دانلود مقاله ISI انگلیسی شماره 3680
عنوان فارسی مقاله

بررسی تاثیر سیستم کسب و کار الکترونیکی در یک محیط پیچیده سازمانی : در مورد ثبت نام پیمانکار مرکزی

کد مقاله سال انتشار مقاله انگلیسی ترجمه فارسی تعداد کلمات
3680 2003 12 صفحه PDF سفارش دهید محاسبه نشده
خرید مقاله
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عنوان انگلیسی
Evaluating the impact of an electronic business system in a complex organizational setting: the case of Central Contractor Registration
منبع

Publisher : Elsevier - Science Direct (الزویر - ساینس دایرکت)

Journal : Evaluation and Program Planning, Volume 26, Issue 4, November 2003, Pages 429–440

کلمات کلیدی
کسب و کار الکترونیک - آژانس لجستیک دفاعی - وزارت دفاع - فن آوری اطلاعات - ارزیابی
پیش نمایش مقاله
پیش نمایش مقاله بررسی تاثیر سیستم کسب و کار الکترونیکی در یک محیط پیچیده سازمانی : در مورد ثبت نام پیمانکار مرکزی

چکیده انگلیسی

This article describes an evaluation of how an electronic business (eBusiness) system affected the Defense Logistics Agency of the Department of Defense. It is a ‘deep dive’ into the details of one of three similar evaluations that were conducted. A case study approach is used to convey a sense of the interplay among the formal elements of evaluation (e.g. schedules, feedback), and the reality of evaluating organizational consequences of eBusiness systems in complex organizations. The article contains collective lessons learned which emerged from each of the three efforts, and shows how those lessons were applied to a specific eBusiness system.

مقدمه انگلیسی

The Defense Logistics Agency (DLA) of the United States Department of Defense (DoD) coordinates a large volume of very complex transactions involving the transfer of both information and materiel. Two quotes from the DLA website provide a sense of this complexity: The DLA is a US DoD defense agency. The DLA Director reports to the Under Secretary of Defense for Acquisition, Technology and Logistics through the Deputy Under Secretary of Defense (Logistics and Materiel Readiness). DLA provides worldwide logistics support for the missions of the Military Departments and the Unified Combatant Commands under conditions of peace and war. It also provides logistics support to other DoD Components and certain Federal agencies, foreign governments, international organizations, and others as authorized. DLA's origins date back to World War II when America's huge military buildup required the rapid procurement of vast amounts of munitions and supplies. A major initiative underway is Business Systems Modernization, a project that will replace DLA's mission critical legacy systems with a new enterprise architecture based on COTS software and best commercial practices (http://www.dla.mil/about.asp). Since its inception in 1961, the DLA has grown to become a worldwide logistics combat support operation. From its headquarters just outside Washington DC, DLA oversees a staff of more than 23,300 civilian and military employees who work in all 50 states and 27 foreign countries. It supplies almost every consumable item America's military needs to operate, from groceries to jet fuel. In short, if America's forces can eat it, wear it, drive it, shoot it, or burn it, chances are that the DLA helps to provide it. DLA also helps to dispose of material and equipment that is no longer needed. …DLA stands in the forefront of the revolution in electronic commerce and information management, making millions of critical supply items available to the forces worldwide at the click of a computer mouse (http://www.dla.mil/Trifold9-02.pdf).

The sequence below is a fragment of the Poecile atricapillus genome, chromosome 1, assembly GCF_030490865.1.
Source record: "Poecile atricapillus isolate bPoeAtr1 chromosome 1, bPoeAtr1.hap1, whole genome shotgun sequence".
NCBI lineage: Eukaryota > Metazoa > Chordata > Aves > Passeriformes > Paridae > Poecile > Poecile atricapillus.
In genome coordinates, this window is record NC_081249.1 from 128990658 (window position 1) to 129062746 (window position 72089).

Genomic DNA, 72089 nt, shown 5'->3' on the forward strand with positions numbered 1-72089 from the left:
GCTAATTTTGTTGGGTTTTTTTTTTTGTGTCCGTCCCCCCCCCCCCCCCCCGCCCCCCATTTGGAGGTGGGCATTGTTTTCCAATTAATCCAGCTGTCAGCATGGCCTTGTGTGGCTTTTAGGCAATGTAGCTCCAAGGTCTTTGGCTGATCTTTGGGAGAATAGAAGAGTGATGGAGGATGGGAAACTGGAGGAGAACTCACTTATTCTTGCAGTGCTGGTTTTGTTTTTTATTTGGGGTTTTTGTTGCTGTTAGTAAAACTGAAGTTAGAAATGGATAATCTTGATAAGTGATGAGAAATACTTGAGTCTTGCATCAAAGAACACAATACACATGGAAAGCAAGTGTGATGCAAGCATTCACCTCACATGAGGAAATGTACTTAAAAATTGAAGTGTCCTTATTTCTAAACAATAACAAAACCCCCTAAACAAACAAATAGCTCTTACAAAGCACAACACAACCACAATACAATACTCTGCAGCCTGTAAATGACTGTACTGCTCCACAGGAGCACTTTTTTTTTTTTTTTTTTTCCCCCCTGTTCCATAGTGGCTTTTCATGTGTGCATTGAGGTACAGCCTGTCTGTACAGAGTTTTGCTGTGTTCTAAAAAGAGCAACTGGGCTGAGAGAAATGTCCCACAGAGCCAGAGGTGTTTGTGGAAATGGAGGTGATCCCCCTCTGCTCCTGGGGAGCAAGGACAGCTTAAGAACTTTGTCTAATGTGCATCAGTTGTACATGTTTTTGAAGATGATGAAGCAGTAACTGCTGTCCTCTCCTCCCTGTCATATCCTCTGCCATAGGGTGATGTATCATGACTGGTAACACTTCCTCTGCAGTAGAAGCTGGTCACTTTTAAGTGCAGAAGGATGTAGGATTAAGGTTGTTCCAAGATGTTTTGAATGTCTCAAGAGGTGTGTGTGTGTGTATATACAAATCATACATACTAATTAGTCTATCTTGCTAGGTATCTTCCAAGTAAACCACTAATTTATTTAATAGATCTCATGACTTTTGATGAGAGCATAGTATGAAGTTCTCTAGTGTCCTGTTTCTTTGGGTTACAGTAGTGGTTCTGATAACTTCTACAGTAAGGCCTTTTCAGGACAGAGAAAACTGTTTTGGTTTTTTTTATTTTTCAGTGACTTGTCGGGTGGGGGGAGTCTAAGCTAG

نتیجه گیری انگلیسی

In federal government settings there is a disjunction between an imperative to evaluate the impact of IT systems, and the lack of such evaluation activity. This lack is understandable because evaluating the impact of IT is not a straightforward exercise in drawing information from management information systems, or tracking a discrete set of metrics that are embedded in those systems. Rather, assessing the impact of IT innovation at levels below gross organizational functioning requires a great deal of detailed inter-organizational knowledge, excellent access to personnel both high and low in organizational hierarchies, multiple data sets, and a lot of local expertise to qualify metrics and methodologies, and to judge the reasonableness of assumptions. Experience in doing this kind of evaluation was embodied in a set of lessons learned encompassing metrics, methodologies, logic models, and adaptive systems. The work reported here demonstrated that by applying those lessons, impact evaluation of IT can be accomplished, and that it can be done at reasonable cost. The fact that it can be done is the grand lesson learned from this work.

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